This drive to attract scientists is supported by the Office for Talent – established in the 2020 UK R&D Roadmap – and the Global Talent Visa, which enables non-UK citizens to work in British academia or research if they are a leader or potential leader in science , medicine, engineering, or humanities. This has been bolstered by plans, launched in May, for a new High Potential Individual visa for graduates of a top global university who have shown potential to benefit the UK workforce, and Scale-up, coming later this year, which allows participating firms to sponsor and recruit highly skilled foreigners.
In 2019, the government estimated that the UK needed at least 260,000 additional researchers working in R&D across universities, business and industry. The Royal Society last year warned last year that significant growth in those workers was unlikely without additional action for government.
The government is also keen to spread R&D expertise around the UK as part of its leveling up agenda. Office for National Statistics (ONS) data shows there are significant geographical disparities in R&D spend per capita across the UK, with 52 per cent of spending by government and universities going to the East and South East of England, including London.
While the government has yet to publish its planned R&D Place Strategy, there have been signs of investment moving beyond the traditional hub, the “golden triangle” between London, Oxford and Cambridge. These include research campuses such as Glasgow City Innovation District, and the Cheshire-based Sci-Tech Daresbury, and Alderley Park.
The Leveling Up White Paper, published earlier this year, set a target for the government to invest at least 55 per cent of its total domestic R&D funding outside the Greater South East by 2024-25. It also outlines ambitions to create private-public-academic partnerships to “replicate the Stanford-Silicon Valley and MIT-Greater Boston models of clustering research excellence”, with pilots centered on Greater Manchester, the West Midlands and Glasgow City-Region, and backed by £100m of investment for these three new “Innovation Accelerators”.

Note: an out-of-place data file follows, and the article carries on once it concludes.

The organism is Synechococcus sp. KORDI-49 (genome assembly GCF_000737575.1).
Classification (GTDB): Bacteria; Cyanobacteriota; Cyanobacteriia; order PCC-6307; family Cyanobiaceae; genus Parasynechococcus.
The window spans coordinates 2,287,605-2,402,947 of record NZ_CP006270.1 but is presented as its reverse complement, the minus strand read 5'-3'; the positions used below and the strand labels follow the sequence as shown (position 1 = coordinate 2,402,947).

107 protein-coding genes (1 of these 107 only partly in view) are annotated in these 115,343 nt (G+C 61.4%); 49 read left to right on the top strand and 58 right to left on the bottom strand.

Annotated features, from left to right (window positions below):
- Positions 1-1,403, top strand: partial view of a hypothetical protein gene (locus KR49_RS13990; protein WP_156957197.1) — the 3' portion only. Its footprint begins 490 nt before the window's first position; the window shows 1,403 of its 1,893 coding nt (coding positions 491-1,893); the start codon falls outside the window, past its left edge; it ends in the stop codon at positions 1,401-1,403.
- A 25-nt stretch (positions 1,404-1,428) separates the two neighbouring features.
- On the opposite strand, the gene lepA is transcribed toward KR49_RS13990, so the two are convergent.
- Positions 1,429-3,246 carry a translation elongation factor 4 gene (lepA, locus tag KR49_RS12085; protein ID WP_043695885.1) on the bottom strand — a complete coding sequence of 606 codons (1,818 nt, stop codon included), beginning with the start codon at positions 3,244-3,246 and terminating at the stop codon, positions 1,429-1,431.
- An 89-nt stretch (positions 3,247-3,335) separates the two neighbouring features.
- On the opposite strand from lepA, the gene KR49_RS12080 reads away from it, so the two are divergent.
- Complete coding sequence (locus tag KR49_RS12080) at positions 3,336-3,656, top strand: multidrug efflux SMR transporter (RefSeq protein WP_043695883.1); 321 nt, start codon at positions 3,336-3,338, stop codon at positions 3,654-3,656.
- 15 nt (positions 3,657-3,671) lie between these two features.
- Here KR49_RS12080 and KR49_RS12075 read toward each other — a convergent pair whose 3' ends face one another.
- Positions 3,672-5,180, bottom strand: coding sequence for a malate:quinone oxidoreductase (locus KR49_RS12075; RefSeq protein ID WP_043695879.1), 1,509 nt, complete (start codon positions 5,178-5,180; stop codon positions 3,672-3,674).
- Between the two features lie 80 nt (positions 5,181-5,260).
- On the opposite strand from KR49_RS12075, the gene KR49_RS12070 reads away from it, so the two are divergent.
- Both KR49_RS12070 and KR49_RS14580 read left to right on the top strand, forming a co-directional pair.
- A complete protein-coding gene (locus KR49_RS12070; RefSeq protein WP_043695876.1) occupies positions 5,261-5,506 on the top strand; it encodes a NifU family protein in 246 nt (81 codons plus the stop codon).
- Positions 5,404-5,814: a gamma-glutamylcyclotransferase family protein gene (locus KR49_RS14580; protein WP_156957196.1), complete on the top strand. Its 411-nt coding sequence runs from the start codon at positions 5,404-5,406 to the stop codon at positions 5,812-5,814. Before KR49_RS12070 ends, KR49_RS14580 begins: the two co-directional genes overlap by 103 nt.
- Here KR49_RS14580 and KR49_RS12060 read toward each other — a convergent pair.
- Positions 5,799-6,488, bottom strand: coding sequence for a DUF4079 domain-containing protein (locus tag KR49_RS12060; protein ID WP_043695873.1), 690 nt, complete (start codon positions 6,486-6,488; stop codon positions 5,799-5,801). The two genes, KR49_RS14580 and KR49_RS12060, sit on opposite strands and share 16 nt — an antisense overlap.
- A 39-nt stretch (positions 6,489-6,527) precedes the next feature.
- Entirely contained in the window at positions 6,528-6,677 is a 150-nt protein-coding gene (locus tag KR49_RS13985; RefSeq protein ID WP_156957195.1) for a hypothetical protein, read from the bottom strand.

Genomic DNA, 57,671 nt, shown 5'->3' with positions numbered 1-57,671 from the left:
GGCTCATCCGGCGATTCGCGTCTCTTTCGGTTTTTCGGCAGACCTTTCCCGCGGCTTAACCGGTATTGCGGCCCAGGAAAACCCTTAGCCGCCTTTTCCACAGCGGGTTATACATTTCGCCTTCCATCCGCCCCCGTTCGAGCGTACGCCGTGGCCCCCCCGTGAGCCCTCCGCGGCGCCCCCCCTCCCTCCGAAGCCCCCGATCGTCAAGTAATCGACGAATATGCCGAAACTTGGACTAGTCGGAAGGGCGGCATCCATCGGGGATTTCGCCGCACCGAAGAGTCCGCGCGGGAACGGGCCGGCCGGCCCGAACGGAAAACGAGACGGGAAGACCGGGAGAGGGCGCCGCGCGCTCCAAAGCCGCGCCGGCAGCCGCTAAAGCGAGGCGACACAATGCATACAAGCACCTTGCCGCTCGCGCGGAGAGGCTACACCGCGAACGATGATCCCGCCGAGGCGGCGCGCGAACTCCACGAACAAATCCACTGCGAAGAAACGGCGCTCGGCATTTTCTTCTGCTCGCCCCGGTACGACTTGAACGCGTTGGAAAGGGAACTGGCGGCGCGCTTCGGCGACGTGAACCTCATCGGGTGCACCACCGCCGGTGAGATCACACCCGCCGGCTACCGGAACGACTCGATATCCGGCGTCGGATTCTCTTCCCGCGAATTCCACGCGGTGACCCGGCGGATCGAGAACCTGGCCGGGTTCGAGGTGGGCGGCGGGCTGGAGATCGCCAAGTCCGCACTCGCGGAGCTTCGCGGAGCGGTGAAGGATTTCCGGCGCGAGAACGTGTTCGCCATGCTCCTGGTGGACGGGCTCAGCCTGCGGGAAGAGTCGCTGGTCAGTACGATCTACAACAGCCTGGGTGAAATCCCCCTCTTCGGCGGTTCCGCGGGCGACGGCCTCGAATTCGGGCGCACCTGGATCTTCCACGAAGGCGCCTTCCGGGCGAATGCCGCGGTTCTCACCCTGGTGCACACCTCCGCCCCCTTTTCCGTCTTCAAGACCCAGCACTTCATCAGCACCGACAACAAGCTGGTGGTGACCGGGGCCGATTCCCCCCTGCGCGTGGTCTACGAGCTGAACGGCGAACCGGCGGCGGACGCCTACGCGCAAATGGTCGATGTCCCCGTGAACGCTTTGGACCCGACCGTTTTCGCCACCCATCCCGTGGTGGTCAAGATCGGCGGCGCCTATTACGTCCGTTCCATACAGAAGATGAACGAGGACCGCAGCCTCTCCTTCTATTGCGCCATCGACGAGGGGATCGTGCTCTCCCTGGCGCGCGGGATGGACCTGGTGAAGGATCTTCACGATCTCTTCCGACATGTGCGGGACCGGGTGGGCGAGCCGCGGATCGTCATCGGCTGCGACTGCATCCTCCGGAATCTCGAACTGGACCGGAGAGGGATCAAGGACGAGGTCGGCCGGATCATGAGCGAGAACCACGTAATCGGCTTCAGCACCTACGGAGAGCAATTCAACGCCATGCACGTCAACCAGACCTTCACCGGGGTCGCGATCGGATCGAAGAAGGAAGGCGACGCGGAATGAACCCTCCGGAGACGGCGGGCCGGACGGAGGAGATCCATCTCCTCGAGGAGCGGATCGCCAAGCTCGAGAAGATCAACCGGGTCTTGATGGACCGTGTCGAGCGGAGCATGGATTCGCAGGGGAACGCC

Innovation and institutions
The UK Innovation Strategy, published in mid-2021, sets out the government’s priorities on future industries and opportunities, including seven new “technology families”: advanced materials and manufacturing; AI, digital and advanced computing; bioinformatics and genomics; engineering biology; electronics, photonics and quantum; energy and environment technologies; and robotics and smart machines.
To support this effort the government is setting up an array of institutions, some inspired by the US approach. Based on the Pentagon’s Darpa model, the UK’s Advanced Research and Invention Agency (ARIA) aims to bring a high-risk, high-reward approach to science in Britain. While its initial budget of £800m over four years is relatively small, the brainchild of former Johnson adviser Dominic Cummings will be tasked with pursuing some of the new technologies outlined in the Innovation Strategy.
A review of the R&D organizational landscape was also announced in the strategy, to be led by Nobel Laureate Professor Sir Paul Nurse of the Francis Crick Institute.
A new ministerial National Science and Technology Council, led by the Prime Minister, will help drive strategy on how science and technology will tackle societal challenges – although peers have raised concerns about its infrequent meetings.
The Council will be supported by a new Office for Science and Technology Strategy, based in the Cabinet Office and headed up by Sir Patrick Vallance who adds National Technology Adviser to his role of chief scientific adviser. It remains to be seen how these two bodies will work with the existing Council for Science and Technology-which advises the prime minister on science and technology policy–and the Government Office for Science which Sir Patrick also heads up.
The government’s focus on people and place, and innovation and new institutions, indicate a concerted effort to put in place the building blocks to turn the UK into a science superpower. But time will tell if it follows through in the current tough economic climate with the funding required to realize its lofty ambition.